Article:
Truck driver shortage a worldwide phenomenon

John G Smith

Fleets are struggling to hire the truck drivers they need despite economic slowdowns associated with Covid-19, and not just in Canada.

The IRU — an international supply chain group that counts members such as the Canadian Trucking Alliance and American Trucking Associations – is reporting driver shortages around the world.

European truck driver
Truck driver shortages continue around the world, despite economic slowdowns associated with Covid-19, IRU reports. (Photo: istock)

Some countries are struggling with even bigger shortages than those experienced in Canada.

A recent survey of almost 800 road transportation companies from 23 countries found the truck driver shortage was most severe in Eurasia last year, when 20% of truck driving jobs went unfilled. In contrast, a mere 4% of truck driving jobs went unfilled in China.

(Illustration: IRU)

Aging workforce, limited parking

The organization also cited recruiting challenges such as an aging workforce, a lack of safe and secure truck parking, and struggles to attract youth and women alike.

“It’s not surprising to hear,” says Angela Splinter, CEO of Trucking HR Canada. “For the most part, we have those similar challenges.”

Trucking HR Canada data identified 20,000 unfilled truck driving jobs in 2020, and it projects 23,000 vacancies by 2023. Based on about 300,000 truck driving jobs last year, that puts the Canadian vacancy rate at more than 6%.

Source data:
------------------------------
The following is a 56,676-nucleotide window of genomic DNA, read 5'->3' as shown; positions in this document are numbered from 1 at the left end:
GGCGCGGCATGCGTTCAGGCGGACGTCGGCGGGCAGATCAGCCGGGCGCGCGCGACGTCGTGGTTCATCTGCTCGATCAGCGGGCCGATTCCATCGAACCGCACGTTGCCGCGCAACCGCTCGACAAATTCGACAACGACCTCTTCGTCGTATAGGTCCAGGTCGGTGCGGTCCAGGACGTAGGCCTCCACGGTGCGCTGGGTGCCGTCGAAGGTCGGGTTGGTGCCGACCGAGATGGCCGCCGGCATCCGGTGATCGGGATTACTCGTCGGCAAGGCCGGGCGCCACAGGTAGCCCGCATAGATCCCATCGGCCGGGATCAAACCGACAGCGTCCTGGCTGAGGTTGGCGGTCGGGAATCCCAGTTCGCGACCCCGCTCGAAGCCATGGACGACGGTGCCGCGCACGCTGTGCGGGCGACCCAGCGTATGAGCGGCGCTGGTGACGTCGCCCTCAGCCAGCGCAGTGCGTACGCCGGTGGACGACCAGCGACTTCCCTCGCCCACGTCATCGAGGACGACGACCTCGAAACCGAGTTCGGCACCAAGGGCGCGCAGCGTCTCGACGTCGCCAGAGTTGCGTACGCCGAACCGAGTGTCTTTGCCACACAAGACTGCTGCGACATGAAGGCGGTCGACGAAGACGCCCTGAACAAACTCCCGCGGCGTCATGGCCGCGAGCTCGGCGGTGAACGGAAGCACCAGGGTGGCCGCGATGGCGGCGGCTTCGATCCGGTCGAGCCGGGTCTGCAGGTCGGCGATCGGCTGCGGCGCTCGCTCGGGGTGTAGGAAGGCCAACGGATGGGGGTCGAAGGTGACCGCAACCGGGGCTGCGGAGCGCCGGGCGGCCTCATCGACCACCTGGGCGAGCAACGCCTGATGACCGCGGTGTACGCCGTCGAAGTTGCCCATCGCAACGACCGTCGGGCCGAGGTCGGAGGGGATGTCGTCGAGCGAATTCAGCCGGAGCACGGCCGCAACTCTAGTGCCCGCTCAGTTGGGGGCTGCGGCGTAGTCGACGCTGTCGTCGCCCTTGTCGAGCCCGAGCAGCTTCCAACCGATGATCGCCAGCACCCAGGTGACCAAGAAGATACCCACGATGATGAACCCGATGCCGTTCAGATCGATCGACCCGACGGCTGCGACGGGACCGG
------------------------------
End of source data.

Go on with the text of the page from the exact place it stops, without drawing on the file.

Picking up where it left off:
“Maybe we can start looking at more best practices on an international scale,” Splinter says, referring to the ongoing search for solutions.

“The solutions are there.”

Umberto de Pretto, IRU secretary general

“[The] driver shortage threatens the functioning of road transport, supply chains, trade, the economy, and ultimately employment and citizens’ welfare. This is not an issue that can wait. Action needs to be taken now,” says IRU Secretary General Umberto de Pretto.

“The solutions are there, but if governments do not act now to ease access to [the] profession, improve working conditions and upskill the workforce, [the] driver shortage will continue to disrupt and eventually irreparably damage vital mobility networks and supply chains.”

Europe’s truck driver shortage eased somewhat in the face of pandemic-dampened demand, with the IRU reporting that openings plunged from 24% in 2019 to 7% in 2020.

This year, surveyed European companies are forecasting a 17% shortfall, compared to 18% in Mexico, 20% in Turkey, 24% in Russia, and almost 33% in Uzbekistan.

(Illustration: IRU)

Shortage of women drivers